So far, they haven't released anything nor have they done anything but give a 15 minute non-commital on stage. Were this another company like Bethesda, I'll wager you would be seeing a radically different attitude, but this is EA we're talking about.
In short, they've got a lot to make up for, and in large chunks, before they're welcomed with anything other than a cold "what the fuck do you want" attitude.
I'm kinda glad they won't be infecting the Linux ecosystem too much. EA is a bit like Microsoft in that they tend to destroy the things they touch.
The big hope for Linux gaming is not with big publishers like EA / Ubisoft etc. It's with independently owned companies. *
I've been following the Kickstarter campaigners, mostly developers who wish to make games that publishers won't let them make, and a hefty chunk of them promise Linux support: Double Fine's game, Wasteland 2, FTL, Jane Jensen's Moebius, Two guys from Andromeda, Shadowrun Returns, the Leisure Suit Larry remake, and probably more.
And let's not forget the awesome people at Frozenbyte, and the games that get ported as a result of efforts by Humble Bundle and Icculus.
There's half-assed attempts to put some games in the Linux ecosystem, and then there are those who genuinely support it. I throw money at the latter.
* EDIT: Secretly though I wish someone like Paradox would hop on board though.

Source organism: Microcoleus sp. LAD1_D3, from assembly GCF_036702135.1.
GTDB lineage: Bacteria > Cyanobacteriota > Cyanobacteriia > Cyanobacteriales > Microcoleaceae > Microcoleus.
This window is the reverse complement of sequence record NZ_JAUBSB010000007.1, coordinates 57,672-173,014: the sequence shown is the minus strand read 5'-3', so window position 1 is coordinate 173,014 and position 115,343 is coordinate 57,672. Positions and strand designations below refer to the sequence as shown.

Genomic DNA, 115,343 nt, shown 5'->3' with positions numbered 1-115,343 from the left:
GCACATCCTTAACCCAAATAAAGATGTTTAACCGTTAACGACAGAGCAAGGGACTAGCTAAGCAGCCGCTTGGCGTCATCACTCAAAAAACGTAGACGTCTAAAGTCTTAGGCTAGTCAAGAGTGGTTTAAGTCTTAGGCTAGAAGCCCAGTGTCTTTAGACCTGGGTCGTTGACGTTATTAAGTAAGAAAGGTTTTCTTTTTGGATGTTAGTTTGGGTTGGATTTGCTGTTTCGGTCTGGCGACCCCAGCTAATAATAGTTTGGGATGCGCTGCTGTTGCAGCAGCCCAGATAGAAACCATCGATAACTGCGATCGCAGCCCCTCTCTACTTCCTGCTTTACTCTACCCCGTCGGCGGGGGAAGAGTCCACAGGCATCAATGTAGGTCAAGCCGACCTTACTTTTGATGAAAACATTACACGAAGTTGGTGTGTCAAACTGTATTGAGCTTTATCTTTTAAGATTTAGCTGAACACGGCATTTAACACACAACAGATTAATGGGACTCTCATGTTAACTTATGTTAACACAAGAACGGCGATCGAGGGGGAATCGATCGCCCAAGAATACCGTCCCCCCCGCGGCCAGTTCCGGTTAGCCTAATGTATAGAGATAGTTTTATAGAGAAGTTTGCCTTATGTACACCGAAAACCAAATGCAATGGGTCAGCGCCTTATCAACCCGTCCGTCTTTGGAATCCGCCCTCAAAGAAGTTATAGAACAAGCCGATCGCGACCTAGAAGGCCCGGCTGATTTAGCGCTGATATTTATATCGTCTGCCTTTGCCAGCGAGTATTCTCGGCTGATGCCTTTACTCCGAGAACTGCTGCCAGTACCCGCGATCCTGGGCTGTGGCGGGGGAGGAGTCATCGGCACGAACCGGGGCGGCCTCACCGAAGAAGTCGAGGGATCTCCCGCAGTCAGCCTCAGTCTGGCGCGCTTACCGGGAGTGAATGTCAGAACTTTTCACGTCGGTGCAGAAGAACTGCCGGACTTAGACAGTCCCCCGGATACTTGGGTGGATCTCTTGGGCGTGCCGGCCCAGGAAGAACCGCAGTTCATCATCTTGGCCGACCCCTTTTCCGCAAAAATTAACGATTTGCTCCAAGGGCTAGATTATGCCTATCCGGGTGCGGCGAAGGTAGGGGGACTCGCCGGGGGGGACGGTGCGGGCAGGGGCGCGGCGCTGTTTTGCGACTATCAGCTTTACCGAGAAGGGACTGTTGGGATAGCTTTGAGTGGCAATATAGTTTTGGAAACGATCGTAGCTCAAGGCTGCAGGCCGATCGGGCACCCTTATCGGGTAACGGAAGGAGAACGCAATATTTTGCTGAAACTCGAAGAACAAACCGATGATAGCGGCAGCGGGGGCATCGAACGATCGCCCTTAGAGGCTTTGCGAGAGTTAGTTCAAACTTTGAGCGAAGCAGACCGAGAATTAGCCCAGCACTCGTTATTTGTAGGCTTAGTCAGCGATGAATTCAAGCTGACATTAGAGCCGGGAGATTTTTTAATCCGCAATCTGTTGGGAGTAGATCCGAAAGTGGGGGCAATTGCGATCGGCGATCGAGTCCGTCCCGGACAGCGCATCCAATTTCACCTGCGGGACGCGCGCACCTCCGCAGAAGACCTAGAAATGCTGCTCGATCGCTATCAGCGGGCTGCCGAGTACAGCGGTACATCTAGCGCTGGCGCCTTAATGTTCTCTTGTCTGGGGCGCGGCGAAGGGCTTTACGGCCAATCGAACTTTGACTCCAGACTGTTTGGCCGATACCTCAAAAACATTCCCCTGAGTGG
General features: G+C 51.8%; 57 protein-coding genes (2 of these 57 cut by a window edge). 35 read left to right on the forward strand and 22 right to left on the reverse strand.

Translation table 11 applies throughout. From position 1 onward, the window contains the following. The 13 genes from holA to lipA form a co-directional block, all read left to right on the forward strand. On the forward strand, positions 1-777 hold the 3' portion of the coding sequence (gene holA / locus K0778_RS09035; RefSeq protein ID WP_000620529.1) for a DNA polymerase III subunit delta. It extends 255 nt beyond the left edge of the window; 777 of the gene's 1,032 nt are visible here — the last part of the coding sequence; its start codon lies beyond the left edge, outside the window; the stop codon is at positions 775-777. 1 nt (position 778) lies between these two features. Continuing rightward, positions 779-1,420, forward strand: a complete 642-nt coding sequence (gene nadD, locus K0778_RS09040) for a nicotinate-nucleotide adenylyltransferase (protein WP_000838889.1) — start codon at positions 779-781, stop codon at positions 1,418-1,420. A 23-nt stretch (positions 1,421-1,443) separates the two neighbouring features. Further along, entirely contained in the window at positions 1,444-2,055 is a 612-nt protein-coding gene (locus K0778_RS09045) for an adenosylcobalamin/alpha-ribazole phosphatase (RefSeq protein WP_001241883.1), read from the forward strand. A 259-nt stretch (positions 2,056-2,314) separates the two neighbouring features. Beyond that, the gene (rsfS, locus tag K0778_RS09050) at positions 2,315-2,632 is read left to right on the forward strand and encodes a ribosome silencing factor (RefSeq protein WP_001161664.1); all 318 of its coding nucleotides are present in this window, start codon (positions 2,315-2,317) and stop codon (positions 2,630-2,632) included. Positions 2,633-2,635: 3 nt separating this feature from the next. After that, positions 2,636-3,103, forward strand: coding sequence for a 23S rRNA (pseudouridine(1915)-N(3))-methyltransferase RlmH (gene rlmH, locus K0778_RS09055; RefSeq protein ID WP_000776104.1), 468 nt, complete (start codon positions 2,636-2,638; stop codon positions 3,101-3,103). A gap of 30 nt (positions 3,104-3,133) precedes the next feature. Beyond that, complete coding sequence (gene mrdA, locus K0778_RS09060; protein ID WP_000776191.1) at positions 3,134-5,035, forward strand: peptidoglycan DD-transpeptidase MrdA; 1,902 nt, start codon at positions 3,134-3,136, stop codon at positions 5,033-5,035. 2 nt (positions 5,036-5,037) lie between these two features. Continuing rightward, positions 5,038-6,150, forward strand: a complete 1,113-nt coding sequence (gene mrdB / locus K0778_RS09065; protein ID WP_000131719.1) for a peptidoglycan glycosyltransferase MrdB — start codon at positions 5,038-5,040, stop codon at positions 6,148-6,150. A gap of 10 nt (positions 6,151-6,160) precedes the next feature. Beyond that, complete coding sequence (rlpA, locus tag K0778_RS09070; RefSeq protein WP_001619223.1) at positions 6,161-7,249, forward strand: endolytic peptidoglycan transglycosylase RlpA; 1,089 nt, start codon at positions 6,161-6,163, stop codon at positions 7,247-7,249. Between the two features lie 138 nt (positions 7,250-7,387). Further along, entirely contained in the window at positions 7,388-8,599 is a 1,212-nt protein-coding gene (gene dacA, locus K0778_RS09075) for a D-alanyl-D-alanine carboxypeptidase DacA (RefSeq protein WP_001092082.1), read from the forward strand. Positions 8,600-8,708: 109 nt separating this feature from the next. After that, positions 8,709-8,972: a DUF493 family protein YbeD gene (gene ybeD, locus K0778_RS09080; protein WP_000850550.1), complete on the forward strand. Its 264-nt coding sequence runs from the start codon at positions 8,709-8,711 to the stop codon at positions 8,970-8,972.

They are "porting" browser games? WTF? A browser game? Needs to be ported?
Hey, EA, why not have Dragon Age origins or something like that as a native version?
Ubuntu Software Center? Is that distribution independent or does stuff there only work on Ubuntu? Because clinging to one distribution would mean to have nearly the same problem like games for Windows. It wouldn't make things better.
A "Linux version" of something should mean a package of software that runs natively on any Linux kernel based OS. Give a recommendation of the least kernel version number (2.6.x) and maybe a few major libs that can be expected on about any (desktop) Linux distribution and if you use exotic things just make a static binary. Maybe demand the user to have a working OpenGL implementation. But that should be about all. Then you could really speak of a "Linux" version. And probably something like this might also run straight away on a FreeBSD.
"Activision and Loki Partner to Bring Games to Linux"
"An anonymous contributor writes: "As a matter of public record Loki Software has filed Chapter 11."
LinuxReview has the scoop, which is very small:
"Apparently, Loki owes Activision USD 330,000 and Prolix USD 100,000. Here is a graphic of the bankruptcy filing. (14k). Yvonne Desollar of Loki Software stated , "They have no comment at this time" when asked about the bankruptcy proceedings."
Last edited by gbudny; 05-10-2012 at 05:34 AM.
WineRight, if you can run the crap in VM or emulator, it is native. I think the people attached to this project by EA are just incompetent. This is first sign of future fail.They say, they are platform agnostic company